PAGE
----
Earlier this year, the city's Department of Buildings began auditing thousands of architectural plans for new and renovated office and residential buildings. The results have been staggering: nine of every 10 have failed to meet the energy code, a set of standards that have been on the books for more than 30 years but are only now being enforced in earnest.
In some cases, the Department of Buildings has even stopped nonconforming projects in their tracks.
"We're very serious about this, and are trying to educate the industry on what is required," said Gina Bocra, chief sustainability officer at the Department of Buildings, which set up a permanent audit unit about eight months ago. "Buildings are the largest source of energy consumption in our city, and how we conserve energy is key to making progress on reducing greenhouse-gas emissions."
As laudable as the motivation might be, some people are fretting about the potential costs of compliance in terms of time and money. Looming additions to the building code over the next year only fan the concerns.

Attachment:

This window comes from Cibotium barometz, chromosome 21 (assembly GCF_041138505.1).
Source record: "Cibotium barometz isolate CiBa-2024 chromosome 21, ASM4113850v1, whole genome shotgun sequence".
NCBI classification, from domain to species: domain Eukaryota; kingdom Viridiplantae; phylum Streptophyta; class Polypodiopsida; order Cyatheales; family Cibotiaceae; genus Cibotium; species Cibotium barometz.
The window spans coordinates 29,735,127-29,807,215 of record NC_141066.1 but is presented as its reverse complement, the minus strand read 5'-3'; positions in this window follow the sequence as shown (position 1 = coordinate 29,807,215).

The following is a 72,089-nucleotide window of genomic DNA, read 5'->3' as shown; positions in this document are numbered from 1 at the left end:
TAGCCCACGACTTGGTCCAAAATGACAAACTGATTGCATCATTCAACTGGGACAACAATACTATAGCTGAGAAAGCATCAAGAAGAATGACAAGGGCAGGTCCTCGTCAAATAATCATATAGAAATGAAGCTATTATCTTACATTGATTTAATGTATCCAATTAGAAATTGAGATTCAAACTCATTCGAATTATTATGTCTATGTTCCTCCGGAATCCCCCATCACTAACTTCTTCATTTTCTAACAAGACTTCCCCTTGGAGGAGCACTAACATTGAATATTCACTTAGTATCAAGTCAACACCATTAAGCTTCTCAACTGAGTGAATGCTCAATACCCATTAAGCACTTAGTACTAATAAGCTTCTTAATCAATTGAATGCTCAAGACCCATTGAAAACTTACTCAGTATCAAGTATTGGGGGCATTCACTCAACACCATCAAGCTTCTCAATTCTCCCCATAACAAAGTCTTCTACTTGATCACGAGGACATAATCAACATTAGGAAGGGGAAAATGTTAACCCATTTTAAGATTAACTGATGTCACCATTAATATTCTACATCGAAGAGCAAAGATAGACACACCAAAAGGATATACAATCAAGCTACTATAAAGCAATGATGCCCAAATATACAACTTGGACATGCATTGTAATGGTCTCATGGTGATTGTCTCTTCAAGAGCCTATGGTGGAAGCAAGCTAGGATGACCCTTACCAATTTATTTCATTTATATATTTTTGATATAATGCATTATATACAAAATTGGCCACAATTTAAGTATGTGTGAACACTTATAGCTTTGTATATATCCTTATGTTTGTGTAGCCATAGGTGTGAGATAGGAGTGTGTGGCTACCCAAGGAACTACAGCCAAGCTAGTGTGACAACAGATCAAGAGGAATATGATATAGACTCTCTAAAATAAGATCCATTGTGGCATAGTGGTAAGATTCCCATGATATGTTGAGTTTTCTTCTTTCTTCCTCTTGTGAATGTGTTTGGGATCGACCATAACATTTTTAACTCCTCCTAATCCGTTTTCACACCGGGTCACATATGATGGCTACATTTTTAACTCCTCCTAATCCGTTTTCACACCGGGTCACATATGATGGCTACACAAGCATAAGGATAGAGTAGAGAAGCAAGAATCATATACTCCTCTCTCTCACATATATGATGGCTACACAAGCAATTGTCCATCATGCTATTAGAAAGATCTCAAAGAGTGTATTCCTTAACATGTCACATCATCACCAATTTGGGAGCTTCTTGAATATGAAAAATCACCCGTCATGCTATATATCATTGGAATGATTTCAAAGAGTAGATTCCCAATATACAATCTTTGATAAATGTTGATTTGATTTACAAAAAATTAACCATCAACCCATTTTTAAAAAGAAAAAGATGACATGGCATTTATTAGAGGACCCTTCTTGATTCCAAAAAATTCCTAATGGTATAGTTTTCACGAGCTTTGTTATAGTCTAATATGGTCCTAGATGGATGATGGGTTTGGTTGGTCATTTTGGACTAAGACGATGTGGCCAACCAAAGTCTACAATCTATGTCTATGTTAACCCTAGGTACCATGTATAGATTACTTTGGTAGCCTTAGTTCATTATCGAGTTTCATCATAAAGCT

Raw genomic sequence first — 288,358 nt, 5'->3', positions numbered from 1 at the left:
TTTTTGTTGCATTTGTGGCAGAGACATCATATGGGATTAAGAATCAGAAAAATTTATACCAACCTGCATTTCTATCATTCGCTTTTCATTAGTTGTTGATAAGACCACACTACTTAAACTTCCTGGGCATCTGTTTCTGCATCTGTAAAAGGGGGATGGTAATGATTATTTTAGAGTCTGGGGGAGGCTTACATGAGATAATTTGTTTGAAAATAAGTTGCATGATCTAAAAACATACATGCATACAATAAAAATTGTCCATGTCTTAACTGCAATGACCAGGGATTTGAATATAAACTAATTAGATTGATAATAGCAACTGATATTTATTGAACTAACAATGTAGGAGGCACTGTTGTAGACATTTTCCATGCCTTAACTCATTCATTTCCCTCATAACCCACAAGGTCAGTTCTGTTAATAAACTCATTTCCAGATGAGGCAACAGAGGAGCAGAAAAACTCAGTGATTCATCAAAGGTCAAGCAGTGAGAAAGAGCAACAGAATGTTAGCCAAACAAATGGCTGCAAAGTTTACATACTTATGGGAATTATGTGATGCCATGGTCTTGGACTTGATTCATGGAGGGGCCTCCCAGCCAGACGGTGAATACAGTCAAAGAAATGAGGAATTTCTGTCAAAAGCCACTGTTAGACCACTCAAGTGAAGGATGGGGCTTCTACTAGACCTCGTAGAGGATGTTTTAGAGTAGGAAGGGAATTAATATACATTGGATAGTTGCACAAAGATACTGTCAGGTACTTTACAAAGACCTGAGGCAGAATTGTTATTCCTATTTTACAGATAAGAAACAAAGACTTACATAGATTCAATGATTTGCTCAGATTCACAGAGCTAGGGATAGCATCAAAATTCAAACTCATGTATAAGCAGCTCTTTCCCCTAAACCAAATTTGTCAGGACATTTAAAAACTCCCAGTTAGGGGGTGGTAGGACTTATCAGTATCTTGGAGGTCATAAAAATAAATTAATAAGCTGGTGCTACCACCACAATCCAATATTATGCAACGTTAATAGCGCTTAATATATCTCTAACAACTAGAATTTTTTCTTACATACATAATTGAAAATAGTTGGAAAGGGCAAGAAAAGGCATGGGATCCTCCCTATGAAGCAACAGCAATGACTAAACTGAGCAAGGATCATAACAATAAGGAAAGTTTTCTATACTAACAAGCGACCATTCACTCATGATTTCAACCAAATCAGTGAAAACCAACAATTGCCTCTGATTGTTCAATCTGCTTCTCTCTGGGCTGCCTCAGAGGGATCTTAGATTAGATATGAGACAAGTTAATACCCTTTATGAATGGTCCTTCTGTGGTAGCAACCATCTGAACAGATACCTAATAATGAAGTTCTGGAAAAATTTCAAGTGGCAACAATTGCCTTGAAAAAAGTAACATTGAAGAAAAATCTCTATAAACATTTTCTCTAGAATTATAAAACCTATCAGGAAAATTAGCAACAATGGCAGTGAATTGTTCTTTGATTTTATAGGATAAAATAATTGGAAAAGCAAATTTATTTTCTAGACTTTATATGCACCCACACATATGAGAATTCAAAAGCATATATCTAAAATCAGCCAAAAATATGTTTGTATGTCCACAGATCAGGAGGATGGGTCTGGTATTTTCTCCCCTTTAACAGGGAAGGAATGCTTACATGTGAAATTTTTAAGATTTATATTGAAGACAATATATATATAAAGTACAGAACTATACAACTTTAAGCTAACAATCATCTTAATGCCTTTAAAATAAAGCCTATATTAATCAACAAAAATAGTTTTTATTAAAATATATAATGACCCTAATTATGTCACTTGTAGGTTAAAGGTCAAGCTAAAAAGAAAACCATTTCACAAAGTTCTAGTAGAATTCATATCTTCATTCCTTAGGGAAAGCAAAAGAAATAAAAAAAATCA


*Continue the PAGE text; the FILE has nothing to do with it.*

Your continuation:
Several changes already are under consideration, including a potential requirement for developers to purchase pricey sensors that regulate building systems depending on how many people are present, and another that might require rooms to be more airtight.
The new scrutiny might take some in the development community by surprise. The first energy code was set in place in the 1970s. Subsequently, the city passed its own version but rarely enforced it.
But make no mistake: Flouting the energy code now carries serious risks for developers. The department is drawing up new fines and regulations that will apply specifically to the code.
In a handful of cases, building inspectors have issued stop-work orders at construction sites. And in at least one instance, a random tip called into the department resulted in a developer being investigated and fined for building a structure that was not up to sustainability standards, even though the property had already been occupied.